- Tag a tracks overall energy level by using stars – Most professional DJs i spoke with, use the star rating system in their DJ software to help them remember the perceived “energy level” of their songs (1 star is for songs that are strictly for home listening, 2 stars usually means a warm-up track, and all the way up to 5 stars for your prime-time, big room bangers). Several software programs such as Mixed In Key even attempts to do this for you automatically.
- Tag perfect song pairings in the comments section– “Comments” is a text field in audio files that allows you to add comments to certain songs– you can have it display as a column in your DJ software, and sort, search, and filter by it. For example, when you find a track that goes well with another track, why not leave a brief note to jog your memory in the comments? You can even do this as you DJ, so you won’t forget
- Use the Grouping field in you iTunes software to add specialist tags – Many DJs who use iTunes to organise their collection use the unused “Grouping” tag to add tags to their tracks, which can then be accessed in most DJ software, or you can use it to create smart playlists in your iTunes, which you can then pull up in your DJ software. You can use this section for tags like “vocal”, “instrumental, “filler”, “BPM change”… you get the drift
- Use DJ software programs that have a tagging system built in – Pioneer’s Rekordbox DJ software has a very advanced song tagging and filtering system already built into it. Serato DJ allows you assign colors to songs so you can visually tell them from each other (you could have 1 color for male vocals, 1 for female vocals, 1 for instrumentals etc) – have a look at what your software has built in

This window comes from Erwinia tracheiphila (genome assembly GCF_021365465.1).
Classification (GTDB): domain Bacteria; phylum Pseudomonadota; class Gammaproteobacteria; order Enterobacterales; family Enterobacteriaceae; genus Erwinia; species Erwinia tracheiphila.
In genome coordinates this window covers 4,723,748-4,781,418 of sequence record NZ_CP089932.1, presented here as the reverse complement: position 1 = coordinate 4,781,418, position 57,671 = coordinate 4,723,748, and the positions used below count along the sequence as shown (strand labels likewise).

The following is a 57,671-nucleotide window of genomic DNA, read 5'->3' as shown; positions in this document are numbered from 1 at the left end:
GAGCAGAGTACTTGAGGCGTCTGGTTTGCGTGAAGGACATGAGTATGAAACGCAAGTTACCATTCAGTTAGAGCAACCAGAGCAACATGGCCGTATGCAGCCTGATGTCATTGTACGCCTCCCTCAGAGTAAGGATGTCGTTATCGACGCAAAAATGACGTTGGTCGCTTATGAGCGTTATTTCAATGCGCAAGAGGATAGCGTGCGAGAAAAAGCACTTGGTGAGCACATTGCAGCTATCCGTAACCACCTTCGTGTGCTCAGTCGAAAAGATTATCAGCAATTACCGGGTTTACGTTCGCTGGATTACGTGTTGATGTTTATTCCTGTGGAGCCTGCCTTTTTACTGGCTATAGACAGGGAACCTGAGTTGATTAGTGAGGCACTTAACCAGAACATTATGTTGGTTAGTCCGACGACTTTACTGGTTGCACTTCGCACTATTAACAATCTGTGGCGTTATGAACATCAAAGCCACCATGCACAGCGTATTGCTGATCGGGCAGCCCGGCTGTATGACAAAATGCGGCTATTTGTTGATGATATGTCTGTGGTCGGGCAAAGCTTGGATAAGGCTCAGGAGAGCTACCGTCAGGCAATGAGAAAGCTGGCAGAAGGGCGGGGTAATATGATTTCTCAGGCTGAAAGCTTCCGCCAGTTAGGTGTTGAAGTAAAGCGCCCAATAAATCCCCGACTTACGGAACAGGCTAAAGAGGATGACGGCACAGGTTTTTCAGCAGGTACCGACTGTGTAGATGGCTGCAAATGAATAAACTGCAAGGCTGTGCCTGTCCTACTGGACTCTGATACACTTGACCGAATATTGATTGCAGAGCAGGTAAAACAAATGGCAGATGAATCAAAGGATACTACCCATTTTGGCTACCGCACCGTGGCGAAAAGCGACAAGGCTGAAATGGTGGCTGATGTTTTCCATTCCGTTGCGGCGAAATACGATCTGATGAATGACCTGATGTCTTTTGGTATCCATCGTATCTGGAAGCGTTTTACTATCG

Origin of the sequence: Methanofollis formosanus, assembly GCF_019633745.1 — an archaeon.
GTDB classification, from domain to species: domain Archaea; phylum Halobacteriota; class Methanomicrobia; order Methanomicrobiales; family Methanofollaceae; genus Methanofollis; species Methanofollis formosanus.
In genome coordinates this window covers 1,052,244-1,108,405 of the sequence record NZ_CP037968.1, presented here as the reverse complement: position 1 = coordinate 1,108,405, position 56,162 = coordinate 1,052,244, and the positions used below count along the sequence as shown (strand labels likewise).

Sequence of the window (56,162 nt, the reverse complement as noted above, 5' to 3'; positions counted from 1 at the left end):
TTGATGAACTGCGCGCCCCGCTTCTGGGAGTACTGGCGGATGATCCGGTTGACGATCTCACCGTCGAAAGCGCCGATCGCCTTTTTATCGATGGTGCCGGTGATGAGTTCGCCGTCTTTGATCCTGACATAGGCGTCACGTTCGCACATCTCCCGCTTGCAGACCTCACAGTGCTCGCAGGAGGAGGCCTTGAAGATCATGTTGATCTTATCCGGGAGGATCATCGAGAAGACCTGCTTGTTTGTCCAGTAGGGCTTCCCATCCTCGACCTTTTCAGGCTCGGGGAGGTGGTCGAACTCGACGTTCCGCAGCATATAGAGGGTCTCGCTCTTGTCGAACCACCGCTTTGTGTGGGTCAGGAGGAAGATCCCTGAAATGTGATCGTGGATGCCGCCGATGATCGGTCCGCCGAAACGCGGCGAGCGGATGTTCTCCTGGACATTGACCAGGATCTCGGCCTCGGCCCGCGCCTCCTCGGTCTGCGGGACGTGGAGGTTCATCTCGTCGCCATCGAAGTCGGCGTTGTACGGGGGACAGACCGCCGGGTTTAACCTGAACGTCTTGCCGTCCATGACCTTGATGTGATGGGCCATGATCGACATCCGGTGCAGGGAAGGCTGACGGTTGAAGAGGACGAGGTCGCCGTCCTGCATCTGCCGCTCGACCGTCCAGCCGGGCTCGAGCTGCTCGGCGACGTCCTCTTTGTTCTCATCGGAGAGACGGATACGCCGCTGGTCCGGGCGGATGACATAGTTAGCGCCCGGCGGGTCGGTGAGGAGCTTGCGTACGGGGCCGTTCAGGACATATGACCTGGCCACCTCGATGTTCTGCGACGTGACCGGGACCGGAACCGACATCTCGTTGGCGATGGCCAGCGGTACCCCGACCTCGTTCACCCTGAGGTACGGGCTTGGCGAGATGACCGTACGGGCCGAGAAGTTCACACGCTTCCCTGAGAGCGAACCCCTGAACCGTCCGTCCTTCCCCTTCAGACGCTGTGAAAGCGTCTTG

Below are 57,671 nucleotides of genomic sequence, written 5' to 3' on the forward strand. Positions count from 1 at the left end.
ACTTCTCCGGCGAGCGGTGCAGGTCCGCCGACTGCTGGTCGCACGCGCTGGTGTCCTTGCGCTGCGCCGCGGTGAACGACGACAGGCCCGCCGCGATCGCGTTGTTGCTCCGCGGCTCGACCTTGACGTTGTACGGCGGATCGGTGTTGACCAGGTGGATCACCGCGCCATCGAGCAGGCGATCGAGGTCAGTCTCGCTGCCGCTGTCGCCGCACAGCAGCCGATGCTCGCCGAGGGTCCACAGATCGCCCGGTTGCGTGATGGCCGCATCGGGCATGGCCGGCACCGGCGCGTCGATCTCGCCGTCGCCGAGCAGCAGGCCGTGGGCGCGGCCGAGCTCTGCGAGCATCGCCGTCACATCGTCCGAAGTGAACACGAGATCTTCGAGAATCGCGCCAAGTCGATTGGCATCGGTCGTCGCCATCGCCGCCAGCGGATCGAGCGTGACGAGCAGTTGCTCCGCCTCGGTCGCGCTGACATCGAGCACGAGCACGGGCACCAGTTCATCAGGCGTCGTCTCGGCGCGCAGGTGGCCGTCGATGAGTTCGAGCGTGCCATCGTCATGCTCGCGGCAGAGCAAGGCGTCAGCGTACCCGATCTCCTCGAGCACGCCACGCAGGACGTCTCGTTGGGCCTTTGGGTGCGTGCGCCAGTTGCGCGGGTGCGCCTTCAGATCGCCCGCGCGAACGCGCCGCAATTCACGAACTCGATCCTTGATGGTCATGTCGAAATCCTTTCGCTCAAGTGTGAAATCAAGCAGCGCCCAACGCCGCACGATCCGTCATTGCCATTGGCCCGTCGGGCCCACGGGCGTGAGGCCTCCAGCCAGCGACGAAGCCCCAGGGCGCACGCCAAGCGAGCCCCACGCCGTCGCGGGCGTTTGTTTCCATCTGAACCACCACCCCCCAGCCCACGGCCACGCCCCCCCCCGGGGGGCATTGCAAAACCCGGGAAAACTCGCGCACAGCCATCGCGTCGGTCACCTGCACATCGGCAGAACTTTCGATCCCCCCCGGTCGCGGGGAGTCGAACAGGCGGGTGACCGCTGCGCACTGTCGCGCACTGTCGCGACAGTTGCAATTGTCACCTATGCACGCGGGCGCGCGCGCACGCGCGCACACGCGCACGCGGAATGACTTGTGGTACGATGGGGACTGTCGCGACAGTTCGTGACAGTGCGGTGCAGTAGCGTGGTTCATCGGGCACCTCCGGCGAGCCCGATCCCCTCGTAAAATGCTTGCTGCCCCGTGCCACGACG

- Play around with library platforms that have a tagging system built in – We’ve already explained to you how to “hack” tags into your iTunes, but the Beatport Pro version For Desktop (Beatport’s rival to iTunes for Mac and PC) has had tagging at the heart of how it functions since the beginning. Beatport appears to be attempting to bring a crowd sourced element to this too, recently revealing that over 1,000,000 tags have been added to songs by its users – the article goes on to reveal the types of songs it’s users have been tagging the most
Using Rekordbox Tags, as with most things in DJing, it’s not about how you do it, but why you do it that matters. The top DJs have that extra magical something that elevates them past the fixed, always predictable genre dj playlists, but yet these djs still play sets that work perfect together: Perfect song choices, perfectly programmed.
Try to tag your library so you can go past genre as a way of connecting songs together, which is a huge part of this, and being a digital dj provides you with many ways to do that. This means we won’t be forced to keep it all in our brains (and by the way, if some of you think “ hey, that’s cheating!”, I once had to carry a notebook with me all the time when I was DJing to write this kind of stuff in– it’s basically just the digital version of that). At the end of the day, it all comes down to only 1 single thing…
Providing the best possible product for your consumers (listeners) as possible.